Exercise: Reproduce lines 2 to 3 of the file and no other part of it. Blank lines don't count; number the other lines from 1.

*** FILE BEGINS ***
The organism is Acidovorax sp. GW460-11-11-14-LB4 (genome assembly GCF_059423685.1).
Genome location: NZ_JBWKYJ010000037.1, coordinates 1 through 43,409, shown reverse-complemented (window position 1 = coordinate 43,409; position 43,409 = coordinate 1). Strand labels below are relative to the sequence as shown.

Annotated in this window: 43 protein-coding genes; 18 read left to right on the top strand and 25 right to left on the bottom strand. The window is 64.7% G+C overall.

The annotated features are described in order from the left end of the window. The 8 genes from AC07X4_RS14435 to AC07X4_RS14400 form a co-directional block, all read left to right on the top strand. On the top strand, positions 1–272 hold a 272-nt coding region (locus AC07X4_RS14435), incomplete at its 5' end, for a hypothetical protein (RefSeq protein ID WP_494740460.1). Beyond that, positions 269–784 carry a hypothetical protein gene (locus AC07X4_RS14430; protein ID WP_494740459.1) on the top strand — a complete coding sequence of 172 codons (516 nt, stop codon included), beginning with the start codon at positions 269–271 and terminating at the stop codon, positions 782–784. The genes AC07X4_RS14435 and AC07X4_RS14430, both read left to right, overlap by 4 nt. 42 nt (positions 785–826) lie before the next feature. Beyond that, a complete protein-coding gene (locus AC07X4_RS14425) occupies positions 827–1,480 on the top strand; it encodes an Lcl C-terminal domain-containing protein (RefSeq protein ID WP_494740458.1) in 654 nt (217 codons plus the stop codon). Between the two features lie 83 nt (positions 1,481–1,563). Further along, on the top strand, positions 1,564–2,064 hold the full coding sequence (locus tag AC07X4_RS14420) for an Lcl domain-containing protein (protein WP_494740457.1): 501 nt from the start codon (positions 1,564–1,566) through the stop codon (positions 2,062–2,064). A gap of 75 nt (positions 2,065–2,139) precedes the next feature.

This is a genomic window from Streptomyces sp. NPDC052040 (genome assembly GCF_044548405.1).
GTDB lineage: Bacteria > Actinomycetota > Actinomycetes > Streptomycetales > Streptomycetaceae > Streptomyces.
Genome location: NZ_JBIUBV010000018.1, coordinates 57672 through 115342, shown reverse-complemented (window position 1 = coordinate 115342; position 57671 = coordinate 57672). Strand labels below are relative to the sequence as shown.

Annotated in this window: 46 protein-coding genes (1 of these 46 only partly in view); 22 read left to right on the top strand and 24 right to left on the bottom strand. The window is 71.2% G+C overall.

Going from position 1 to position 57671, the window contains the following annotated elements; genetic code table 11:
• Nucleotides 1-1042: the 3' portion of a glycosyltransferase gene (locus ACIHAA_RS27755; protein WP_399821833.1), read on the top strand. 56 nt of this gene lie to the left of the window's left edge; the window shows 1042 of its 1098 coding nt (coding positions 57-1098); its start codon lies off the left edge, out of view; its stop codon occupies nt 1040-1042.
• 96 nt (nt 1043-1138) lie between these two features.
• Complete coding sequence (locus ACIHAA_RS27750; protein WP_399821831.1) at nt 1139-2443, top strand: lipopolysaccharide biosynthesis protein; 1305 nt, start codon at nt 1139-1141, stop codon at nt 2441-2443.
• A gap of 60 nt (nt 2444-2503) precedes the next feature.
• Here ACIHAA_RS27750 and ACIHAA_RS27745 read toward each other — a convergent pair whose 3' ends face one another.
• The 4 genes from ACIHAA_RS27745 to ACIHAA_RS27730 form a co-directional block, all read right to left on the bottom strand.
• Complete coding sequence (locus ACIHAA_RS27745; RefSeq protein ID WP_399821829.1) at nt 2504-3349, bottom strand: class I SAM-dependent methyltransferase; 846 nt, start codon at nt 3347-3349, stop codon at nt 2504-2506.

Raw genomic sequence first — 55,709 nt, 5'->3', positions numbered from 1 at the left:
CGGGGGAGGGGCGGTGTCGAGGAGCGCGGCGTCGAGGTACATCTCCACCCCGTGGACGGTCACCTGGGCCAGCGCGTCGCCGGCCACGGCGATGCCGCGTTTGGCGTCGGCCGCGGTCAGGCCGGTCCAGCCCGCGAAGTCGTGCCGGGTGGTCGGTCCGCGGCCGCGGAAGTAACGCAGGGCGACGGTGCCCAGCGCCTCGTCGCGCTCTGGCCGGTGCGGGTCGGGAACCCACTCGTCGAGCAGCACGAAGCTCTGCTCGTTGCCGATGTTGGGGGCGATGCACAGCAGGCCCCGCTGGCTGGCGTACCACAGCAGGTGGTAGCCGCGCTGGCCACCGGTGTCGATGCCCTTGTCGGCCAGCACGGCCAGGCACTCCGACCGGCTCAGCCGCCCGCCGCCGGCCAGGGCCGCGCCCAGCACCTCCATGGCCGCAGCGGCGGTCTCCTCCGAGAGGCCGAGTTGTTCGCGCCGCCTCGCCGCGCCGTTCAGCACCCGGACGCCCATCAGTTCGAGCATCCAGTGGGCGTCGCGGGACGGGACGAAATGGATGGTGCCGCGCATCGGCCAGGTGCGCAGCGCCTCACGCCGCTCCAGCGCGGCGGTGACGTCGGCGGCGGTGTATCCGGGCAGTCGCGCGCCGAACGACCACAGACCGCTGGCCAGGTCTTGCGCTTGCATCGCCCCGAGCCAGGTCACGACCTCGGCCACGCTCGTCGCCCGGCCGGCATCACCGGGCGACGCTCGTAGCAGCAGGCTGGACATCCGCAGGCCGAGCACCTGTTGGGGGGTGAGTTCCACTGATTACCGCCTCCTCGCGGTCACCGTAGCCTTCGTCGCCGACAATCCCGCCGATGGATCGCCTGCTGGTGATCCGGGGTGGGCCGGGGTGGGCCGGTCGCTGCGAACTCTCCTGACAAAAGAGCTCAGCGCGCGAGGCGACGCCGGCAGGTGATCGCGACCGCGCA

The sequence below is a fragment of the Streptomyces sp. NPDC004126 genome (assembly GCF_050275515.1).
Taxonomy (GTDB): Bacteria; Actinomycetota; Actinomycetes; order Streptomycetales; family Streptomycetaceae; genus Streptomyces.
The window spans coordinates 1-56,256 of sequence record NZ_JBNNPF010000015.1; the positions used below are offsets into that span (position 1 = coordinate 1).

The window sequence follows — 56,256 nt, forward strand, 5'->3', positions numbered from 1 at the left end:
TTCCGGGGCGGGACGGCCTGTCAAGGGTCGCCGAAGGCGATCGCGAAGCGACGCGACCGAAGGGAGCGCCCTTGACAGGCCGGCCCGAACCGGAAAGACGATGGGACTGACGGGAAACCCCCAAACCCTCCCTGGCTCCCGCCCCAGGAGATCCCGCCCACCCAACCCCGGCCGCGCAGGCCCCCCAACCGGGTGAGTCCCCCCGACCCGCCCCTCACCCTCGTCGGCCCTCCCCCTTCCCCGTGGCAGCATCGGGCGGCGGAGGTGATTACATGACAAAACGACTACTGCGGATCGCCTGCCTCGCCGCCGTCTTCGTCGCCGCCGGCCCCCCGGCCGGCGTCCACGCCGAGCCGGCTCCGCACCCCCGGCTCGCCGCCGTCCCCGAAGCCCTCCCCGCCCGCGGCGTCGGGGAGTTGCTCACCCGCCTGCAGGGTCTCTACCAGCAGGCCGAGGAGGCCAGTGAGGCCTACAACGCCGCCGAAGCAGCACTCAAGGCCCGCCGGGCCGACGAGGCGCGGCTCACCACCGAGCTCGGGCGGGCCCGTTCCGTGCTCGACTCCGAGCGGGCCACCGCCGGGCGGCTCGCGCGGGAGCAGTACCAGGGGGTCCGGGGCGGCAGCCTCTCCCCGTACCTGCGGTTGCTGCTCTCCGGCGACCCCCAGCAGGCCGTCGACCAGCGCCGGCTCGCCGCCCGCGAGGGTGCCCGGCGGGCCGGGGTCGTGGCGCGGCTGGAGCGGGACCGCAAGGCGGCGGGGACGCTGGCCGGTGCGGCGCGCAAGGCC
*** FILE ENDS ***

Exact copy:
Genome location: NZ_JBWKYJ010000037.1, coordinates 1 through 43,409, shown reverse-complemented (window position 1 = coordinate 43,409; position 43,409 = coordinate 1). Strand labels below are relative to the sequence as shown.

Annotated in this window: 43 protein-coding genes; 18 read left to right on the top strand and 25 right to left on the bottom strand. The window is 64.7% G+C overall.